Why Do Trolls Especially Hate Women?

Only on the Internet would we wish rape upon a movie reviewer.

If you’re a reasonably well-adjusted person, you probably don’t spend much time in the comments sections of local news stories — maybe not any time at all.

Before we start, here’s a brief recap of what you’re “missing” from most outlets: racist jab, misogynistic non sequitur, left-field Obama rant, casual grumping that suddenly seems cute by comparison.

Citified, for one, is attempting to keep the conversation civil. Philly Mag’s just-unveiled urban affairs channel will strictly moderate the comments on all posts, weeding out not only the obviously hateful, but the garden-variety dumb and unhelpful as well.

I don’t envy whoever is tasked with sorting through that noise, and I can only hope that a morale-boosting desk puppy was part of the deal. But I’m pretty excited for the new approach — especially for someone who doesn’t, as a rule, read the comments.

It’s not that I don’t want feedback. But after years of working at Metro, I realized that even low-level editors at free daily tabloids could inspire some enthusiastic hate mail. If that editor happened to be a woman? All the crazier.

To be fair, the bulk of complaints I received while at Metro were Sudoku related (even on the day we published the wrong election results on the cover, which went pretty much unnoticed). And I wasn’t exactly distressed by the many readers who dropped a line informing me that I should lose the glasses and smile in my headshot — although my equally schlubby male colleagues seemed to avoid this.

What I did mind? Readers who thought that the appropriate response to disagreeing with an M. Night Shyamalan movie review was wishing that I get raped. (Years later, I still wonder what I’m missing about The Last Airbender.)

I’ve noticed an interesting trend: If I write a straight news story or fluffy essay, the comments are tolerable and frequently pleasant. But the second I express an opinion — any opinion — the temperature changes for the rapey-er.

In the name of research, I violated my own policy and spent some time sifting through some recent comments on the world’s least threatening buttercake exposé.

Mostly, there were tips on where to find more buttery cake, which I very much appreciate. Someone pointed out a factual inaccuracy, the kind of thing I want to know and correct. Even the reminder from an anonymous reader that I’m an awful writer who should find a new job was welcome. Like most writers, I am at my core a self-loathing egomaniac with a constant need for affirmation — confirming all of this scratches an extremely hard to reach, neurotic itch. Right there, to the left a little, ahhh — it hurts so good.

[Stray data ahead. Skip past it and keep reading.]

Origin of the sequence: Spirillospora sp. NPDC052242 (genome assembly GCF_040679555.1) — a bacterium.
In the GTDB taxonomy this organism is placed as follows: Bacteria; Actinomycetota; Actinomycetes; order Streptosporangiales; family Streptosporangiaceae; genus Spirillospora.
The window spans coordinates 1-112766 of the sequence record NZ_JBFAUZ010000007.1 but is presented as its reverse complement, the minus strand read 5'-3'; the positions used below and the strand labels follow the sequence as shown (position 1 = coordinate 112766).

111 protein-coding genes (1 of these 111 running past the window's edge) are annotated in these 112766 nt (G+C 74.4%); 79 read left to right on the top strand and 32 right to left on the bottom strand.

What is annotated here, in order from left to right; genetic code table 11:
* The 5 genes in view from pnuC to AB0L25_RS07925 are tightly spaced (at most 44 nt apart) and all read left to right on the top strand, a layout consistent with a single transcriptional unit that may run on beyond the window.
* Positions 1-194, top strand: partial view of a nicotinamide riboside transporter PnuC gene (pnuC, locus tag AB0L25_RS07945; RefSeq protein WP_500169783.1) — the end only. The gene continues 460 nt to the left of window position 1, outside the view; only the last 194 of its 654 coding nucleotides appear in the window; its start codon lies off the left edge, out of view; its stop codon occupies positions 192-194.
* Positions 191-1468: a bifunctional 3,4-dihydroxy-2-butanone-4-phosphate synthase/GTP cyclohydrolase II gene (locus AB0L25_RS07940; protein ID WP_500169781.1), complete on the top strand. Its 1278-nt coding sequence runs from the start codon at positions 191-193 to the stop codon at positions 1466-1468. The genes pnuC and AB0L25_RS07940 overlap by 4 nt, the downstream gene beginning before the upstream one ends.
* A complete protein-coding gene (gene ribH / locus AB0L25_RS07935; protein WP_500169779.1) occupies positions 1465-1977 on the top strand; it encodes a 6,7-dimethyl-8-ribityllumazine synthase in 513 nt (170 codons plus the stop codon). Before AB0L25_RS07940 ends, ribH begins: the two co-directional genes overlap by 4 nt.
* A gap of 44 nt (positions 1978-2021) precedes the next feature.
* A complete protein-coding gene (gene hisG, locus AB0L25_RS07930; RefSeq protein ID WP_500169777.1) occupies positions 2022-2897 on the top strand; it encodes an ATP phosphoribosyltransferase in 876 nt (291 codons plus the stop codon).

But when I write about, say, police brutality? I’ll pass on that comment thread. I’m not paid enough, frankly, but I do know that it’s making my sister angry and, fair warning, she’s more than a little terrifying. What I have a harder time avoiding are the Twitter and Facebook messages that pop up uninvited throughout the afternoon, hoping that I get raped and the cops won’t respond.

After the initial shock of reading these messages, I’m actually not surprised. Threatening women who have an opinion with sexual violence is the faceless Internet’s favorite tactic. If you’re Iggy Azalea, a high-profile hacker group will dangle a sex tape over your head. If you’re a no-name freelancer, random strangers will do their best to make you feel unsafe — and occasionally ask you out on what would presumably be the world’s worst date in the process, which is as weird as it sounds.

Twitter, to its credit, has responded, making it easier to report harassment after a British journalist was bombarded with rape threats after campaigning to get Jane Austen on the £10 note. (Perhaps M. Night Shyamalan would have been less offensive?) Or I suppose I could take a cue from Australian journalist Alanah Pearce, who reached out to the mothers of young boys who threatened to rape her over video game reviews.

Ultimately, I’m cautiously optimistic that we can reclaim the comments for some sort of productive discourse — but it won’t be easy. Until then, I don’t expect Internet trolls to stop spouting racist, misogynist and otherwise awful garbage simply because it’s not nice. But they might remember that it’s really easy to trace a Twitter account — and many of us have terrifying sisters who still read the comments.

Follow @IProposeToast on Twitter.